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Chapter 10 — North Beach in the 90's, Yesterday Boy, and AOL chat.
An Ordinary Disaster — chapter 10 — Thursday Night Whiskey Night
In 1996 I found myself working for a big, pre-internet software company that sent me off on a plane every week to various third- and fourth-tier cities around the country to do what we called “architecture”—designing large, complicated software systems. I’d show up in Minneapolis, Tallahassee and other forgettable, many-lettered places, sleep in shabby, unavoidably depressing long-stay hotels, do my work in grey cubicles, drink in hotel bars, and, for the most part, meet nobody other than the few other guys that I worked with.
I loved being constantly in motion. The work was engaging, and the money was good, but I was flying every week, living on the road, partying on both ends—and, as I soon discovered, all that coming and going didn’t really make for much living. My stories of where I’d just been and where I was going next started to sound the same, week after week, and as I pulled up once again to take the gate 43 bartender up on his offer of a “double for a dollar more” while waiting for my flight to board, it began to occur to me that spending so much time in airport theme bars was the perfect definition of dead-end drinking.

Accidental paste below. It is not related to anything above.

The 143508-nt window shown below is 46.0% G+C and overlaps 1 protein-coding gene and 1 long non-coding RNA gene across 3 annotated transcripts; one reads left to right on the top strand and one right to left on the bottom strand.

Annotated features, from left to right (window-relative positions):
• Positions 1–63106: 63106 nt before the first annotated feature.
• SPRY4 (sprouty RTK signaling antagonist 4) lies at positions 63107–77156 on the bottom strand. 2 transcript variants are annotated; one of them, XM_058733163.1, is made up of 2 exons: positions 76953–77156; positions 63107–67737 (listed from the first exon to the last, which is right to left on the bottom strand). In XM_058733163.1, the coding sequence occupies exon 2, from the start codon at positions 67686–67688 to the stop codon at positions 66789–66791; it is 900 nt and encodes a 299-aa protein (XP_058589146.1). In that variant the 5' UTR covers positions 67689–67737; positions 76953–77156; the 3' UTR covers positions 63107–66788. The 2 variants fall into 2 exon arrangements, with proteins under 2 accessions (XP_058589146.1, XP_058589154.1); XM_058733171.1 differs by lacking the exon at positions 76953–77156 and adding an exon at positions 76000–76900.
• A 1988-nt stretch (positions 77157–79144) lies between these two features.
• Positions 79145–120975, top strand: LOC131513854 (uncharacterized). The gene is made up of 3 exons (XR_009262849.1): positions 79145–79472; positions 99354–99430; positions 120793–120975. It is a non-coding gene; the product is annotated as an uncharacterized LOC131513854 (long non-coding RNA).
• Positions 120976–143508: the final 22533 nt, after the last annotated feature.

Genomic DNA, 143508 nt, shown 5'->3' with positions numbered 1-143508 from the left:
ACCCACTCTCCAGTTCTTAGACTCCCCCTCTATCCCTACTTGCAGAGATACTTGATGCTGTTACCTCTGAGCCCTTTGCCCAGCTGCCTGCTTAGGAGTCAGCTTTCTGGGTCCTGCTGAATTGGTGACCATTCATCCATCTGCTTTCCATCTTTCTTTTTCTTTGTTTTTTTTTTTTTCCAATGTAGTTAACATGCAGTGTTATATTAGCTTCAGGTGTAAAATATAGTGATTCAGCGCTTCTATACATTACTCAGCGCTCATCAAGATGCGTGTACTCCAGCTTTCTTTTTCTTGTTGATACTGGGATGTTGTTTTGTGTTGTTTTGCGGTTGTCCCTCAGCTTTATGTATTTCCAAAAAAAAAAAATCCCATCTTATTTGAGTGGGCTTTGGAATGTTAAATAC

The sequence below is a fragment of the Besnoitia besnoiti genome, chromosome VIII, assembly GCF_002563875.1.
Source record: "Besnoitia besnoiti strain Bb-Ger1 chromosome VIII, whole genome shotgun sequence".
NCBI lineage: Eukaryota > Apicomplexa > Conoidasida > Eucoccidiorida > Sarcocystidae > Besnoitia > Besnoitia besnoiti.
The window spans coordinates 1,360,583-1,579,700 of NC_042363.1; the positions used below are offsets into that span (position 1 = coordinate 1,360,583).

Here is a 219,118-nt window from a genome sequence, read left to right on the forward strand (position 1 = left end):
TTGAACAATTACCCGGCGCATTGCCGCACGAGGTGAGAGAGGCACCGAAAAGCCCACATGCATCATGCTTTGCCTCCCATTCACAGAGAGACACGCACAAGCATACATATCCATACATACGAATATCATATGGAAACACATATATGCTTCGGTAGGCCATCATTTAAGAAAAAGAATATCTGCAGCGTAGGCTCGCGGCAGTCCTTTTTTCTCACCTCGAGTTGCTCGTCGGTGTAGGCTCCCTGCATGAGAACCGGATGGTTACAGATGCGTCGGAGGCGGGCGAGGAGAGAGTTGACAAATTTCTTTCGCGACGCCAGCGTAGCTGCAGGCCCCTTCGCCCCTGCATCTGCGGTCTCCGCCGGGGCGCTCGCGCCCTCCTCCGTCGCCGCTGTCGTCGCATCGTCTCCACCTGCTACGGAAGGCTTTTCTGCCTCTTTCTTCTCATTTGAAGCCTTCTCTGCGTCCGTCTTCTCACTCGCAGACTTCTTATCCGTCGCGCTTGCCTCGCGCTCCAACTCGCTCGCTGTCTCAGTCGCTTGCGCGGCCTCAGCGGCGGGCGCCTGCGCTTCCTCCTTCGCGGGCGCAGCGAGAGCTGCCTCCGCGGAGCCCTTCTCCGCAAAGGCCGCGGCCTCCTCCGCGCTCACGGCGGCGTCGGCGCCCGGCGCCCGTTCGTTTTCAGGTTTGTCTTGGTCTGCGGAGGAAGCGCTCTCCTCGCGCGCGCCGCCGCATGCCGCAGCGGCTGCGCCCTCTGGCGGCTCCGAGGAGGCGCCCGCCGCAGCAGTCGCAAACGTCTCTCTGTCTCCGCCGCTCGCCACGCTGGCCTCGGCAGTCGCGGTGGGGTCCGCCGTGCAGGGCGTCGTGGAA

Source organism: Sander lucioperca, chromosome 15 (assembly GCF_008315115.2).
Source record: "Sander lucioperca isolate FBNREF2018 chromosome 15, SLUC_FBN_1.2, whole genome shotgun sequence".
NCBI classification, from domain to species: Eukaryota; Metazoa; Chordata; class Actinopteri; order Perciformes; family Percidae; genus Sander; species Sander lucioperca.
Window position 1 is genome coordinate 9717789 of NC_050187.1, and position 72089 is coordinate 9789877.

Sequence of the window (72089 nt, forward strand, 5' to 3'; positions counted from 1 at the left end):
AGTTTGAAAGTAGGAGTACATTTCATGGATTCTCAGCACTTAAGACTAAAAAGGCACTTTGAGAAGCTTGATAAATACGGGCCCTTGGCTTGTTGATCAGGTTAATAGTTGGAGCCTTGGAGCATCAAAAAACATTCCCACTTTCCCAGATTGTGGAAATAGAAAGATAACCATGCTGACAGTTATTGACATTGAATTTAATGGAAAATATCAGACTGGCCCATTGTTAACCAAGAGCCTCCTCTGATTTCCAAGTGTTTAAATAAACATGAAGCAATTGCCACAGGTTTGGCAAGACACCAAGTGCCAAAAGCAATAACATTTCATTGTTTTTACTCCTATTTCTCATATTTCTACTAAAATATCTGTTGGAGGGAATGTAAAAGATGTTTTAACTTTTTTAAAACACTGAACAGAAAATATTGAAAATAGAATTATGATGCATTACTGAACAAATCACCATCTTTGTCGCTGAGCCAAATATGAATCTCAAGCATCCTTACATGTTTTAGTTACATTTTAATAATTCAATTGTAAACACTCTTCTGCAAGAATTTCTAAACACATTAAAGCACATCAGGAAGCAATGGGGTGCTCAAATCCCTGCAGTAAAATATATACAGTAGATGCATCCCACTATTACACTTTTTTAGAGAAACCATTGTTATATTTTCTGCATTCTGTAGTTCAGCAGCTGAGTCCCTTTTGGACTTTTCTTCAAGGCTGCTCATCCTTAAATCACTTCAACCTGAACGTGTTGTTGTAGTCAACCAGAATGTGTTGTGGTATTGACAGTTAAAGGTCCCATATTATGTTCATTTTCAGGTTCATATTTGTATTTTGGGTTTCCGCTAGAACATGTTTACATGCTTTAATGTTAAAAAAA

I was living in North Beach, known by both visitors and natives alike as one of the San Francisco neighborhoods that vibrates most with the essence of the city, and by then the internet had been cooking along for just long enough for a few companies to start to situate themselves there, instead of down the peninsula in Silicon Valley. Flying home one Friday afternoon, it struck me that I’d like to find a job that I could walk to for a change, instead having to get on a plane. A fairly pedestrian insight, literally, but it felt good to have a clear feeling about what would be good for me.